> means possible. As programmers, we need to be aware that 99% of the
> time

our
> users are not techies, but just want to buy products quickly and
> easily.
>
> This is not an uncommon scenario, and i'm sure there's many developers out > there who may offer some insight into how they've tackled similar problems > in the past, be it a propritry solution or some third-party library we can > buy in.
>
> Kind regards
>
> Ben
>
>
>
> "Kevin Spencer" <ke***@DIESPAMM ERSDIEtakempis. com> wrote in message
> news:e3******** ******@tk2msftn gp13.phx.gbl...
> > Hi Ben,
> >
> > A little while ago, just before Google went public, Microsoft tried
> > to

buy
> > them. Why? Because they have the best search engine in the world.
> > But,

you
> > might ask, why would Microsoft, a software company that employs

thousands
> > of programmers need to buy a search engine, when they can write their

own?
> > The answer is simple: Google does almost nothing but search software.

And
> > it is not easy to write. In fact, Google has thousands of computers
> > to
> > share the load. Their search routines, while secret, must be humongous. > >
> > So, in answer to your question:
> >
> >> Taking all these scenarios and requirements into hand can anyone

suggest
> >> a fool-proof yet easy to use mechanism for providing this sort of

search
> >> capability on a web-page?
> >
> > The answer is "no." Not fool-proof, and by no stretch of the imagination > > easy!
> >
> > --
> > HTH,
> >
> > Kevin Spencer
> > Microsoft MVP
> > .Net Developer
> > What You Seek Is What You Get.
> >
> > "Ben Fidge" <be*******@btop enworld.com> wrote in message
> > news:%2******** ********@TK2MSF TNGP14.phx.gbl. ..
> >> Hi
> >>
> >> I'm working on a site which requires the users to specify a hotel at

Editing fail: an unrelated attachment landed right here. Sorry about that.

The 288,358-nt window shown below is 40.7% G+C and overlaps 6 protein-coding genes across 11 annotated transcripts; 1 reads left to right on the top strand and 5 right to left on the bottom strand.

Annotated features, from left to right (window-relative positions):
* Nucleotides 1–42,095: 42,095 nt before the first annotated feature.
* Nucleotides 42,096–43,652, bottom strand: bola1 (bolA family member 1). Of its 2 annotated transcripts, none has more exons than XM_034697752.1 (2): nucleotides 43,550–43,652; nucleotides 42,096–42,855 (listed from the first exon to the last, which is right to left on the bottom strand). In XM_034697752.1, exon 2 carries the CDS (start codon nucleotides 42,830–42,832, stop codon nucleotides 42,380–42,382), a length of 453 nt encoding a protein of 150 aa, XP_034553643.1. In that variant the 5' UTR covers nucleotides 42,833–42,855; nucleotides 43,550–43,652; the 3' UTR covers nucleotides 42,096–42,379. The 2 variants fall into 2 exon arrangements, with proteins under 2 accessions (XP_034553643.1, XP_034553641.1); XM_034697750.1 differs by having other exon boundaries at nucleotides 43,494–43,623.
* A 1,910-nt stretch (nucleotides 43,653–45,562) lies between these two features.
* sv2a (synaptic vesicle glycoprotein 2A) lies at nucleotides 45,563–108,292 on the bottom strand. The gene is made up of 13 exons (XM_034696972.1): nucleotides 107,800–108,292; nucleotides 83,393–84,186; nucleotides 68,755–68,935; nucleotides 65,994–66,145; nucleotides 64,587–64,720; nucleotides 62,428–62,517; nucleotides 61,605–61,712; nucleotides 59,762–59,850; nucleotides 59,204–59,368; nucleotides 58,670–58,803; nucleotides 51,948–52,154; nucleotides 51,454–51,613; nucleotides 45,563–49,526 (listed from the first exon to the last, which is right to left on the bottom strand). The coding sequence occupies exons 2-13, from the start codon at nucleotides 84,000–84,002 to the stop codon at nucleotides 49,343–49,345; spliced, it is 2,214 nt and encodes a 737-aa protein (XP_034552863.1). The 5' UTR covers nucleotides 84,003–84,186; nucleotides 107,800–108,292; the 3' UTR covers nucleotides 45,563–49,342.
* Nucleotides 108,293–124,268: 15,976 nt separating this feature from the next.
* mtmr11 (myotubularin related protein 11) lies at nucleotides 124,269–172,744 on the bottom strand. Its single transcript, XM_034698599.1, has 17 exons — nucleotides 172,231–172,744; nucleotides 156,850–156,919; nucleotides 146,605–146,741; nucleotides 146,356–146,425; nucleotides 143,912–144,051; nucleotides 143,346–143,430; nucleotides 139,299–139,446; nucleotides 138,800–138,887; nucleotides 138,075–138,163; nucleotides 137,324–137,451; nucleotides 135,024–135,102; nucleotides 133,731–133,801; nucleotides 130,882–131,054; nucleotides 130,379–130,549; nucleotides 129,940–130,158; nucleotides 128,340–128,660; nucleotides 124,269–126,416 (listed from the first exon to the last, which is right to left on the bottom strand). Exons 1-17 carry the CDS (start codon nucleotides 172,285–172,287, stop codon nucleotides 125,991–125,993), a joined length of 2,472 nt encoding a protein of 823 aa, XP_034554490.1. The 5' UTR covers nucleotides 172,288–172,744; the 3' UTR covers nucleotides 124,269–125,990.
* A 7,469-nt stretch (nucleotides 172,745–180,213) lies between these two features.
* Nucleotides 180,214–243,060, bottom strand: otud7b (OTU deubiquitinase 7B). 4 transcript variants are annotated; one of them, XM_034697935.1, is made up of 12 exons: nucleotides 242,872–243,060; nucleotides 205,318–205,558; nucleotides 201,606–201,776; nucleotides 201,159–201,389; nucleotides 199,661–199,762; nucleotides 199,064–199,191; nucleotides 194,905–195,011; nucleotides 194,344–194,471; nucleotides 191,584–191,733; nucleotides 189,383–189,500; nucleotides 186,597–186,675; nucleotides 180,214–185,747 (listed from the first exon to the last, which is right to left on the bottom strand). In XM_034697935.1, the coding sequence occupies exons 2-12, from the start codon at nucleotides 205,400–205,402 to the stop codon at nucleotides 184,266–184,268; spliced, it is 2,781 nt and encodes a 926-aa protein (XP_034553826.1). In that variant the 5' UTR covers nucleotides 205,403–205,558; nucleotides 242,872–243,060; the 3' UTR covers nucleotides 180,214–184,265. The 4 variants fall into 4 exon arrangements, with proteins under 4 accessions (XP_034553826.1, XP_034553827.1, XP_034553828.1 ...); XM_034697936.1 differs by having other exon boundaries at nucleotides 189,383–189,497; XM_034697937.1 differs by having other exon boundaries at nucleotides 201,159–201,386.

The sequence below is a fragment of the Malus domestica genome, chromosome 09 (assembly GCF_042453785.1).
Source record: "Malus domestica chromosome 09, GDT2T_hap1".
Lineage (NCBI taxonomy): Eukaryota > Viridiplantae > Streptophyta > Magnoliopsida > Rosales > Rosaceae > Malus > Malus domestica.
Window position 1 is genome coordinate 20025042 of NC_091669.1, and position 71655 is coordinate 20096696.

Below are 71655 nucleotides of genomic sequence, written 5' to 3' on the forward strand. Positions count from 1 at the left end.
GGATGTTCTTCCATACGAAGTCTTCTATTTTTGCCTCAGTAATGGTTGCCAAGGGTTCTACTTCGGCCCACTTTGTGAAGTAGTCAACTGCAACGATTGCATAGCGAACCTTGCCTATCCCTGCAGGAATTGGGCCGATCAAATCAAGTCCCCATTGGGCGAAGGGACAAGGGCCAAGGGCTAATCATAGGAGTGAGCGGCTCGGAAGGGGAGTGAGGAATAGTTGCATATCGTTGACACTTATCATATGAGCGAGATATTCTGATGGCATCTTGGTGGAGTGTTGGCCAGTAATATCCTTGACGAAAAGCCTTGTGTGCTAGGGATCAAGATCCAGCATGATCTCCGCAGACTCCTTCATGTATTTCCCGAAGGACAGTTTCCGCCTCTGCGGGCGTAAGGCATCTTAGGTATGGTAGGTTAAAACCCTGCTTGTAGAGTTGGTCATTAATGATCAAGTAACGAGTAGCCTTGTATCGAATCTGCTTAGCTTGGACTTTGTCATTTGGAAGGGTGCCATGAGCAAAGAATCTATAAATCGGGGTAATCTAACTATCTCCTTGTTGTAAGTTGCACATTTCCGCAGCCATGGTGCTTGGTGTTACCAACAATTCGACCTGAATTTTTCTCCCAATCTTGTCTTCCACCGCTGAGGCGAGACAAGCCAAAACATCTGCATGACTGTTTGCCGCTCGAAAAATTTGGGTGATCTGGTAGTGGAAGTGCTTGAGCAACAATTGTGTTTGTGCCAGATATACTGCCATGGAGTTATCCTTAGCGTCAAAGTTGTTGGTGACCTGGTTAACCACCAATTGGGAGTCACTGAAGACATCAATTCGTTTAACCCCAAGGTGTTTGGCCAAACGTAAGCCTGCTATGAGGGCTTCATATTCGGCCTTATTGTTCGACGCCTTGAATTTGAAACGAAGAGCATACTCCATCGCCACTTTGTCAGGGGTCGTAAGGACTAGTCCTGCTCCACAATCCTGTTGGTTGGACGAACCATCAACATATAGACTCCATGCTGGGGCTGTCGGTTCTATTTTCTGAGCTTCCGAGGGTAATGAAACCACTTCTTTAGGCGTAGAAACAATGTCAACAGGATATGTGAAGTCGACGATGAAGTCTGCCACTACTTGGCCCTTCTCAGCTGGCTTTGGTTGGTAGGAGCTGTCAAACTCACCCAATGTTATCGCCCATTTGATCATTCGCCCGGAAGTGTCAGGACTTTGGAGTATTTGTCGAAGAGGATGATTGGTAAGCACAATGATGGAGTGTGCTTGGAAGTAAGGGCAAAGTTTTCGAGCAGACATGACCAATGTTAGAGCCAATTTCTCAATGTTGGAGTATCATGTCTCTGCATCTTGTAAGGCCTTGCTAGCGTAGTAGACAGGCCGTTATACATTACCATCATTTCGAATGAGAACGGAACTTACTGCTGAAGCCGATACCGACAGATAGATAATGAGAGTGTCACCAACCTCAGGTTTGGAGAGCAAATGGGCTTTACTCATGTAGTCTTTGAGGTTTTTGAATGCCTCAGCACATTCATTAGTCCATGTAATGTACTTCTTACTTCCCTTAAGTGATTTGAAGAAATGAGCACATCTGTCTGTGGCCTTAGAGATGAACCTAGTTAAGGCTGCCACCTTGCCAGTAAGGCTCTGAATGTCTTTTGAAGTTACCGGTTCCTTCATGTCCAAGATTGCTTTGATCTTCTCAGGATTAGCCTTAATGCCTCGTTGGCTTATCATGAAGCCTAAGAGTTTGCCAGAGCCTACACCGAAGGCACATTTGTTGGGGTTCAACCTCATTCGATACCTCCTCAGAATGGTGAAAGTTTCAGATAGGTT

> >> which they're staying in London. The complete list of hotels comes
> >> to
> >> something like 1600 records. Each record consists of Hotel Name, Street > >> Address and Postcode.
> >>
> >> We need to make it as simple as possible for users to pick their hotel, > >> but I don't want to put 1600 hotel names in a drop-down list, and we

have
> >> to consider the fact that not every user is going to know the full name > >> and address of their hotel. Furthermore, we have to assume that
> >> misspellings will be common and also the shortening of address

elements.
> >> For example,
> >>
> >> "Road" could be entered as "Rd", "Rd." or "Road"
> >> "Street" could be "St", "St." or "Street"
> >> "Lane" could be "Ln", "Lne" or "Lane" etc
> >>
> >> Taking all these scenarios and requirements into hand can anyone

suggest
> >> a fool-proof yet easy to use mechanism for providing this sort of

search
> >> capability on a web-page?
> >>
> >> I'm using ADO.NET to interface to Sql Server 2000 db. Would
> >> Full-text
> >> indexing on this table be of any use?
> >>
> >> I'm intersted to know how people would go about this themselves.
> >>
> >> Thanks
> >>
> >> Ben
> >>
> >
> >
>
>



Nov 19 '05 #9

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by: Oralloy | last post by:
Hello folks, I am unable to find appropriate documentation on the type promotion of bit-fields when using the generalised comparison operator "<=>". The problem is that using the GNU compilers, it seems that the internal comparison operator "<=>" tries to promote arguments from unsigned to signed. This is as boiled down as I can make it. Here is my compilation command: g++-12 -std=c++20 -Wnarrowing bit_field.cpp Here is the code in...
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jinu1996
by: jinu1996 | last post by: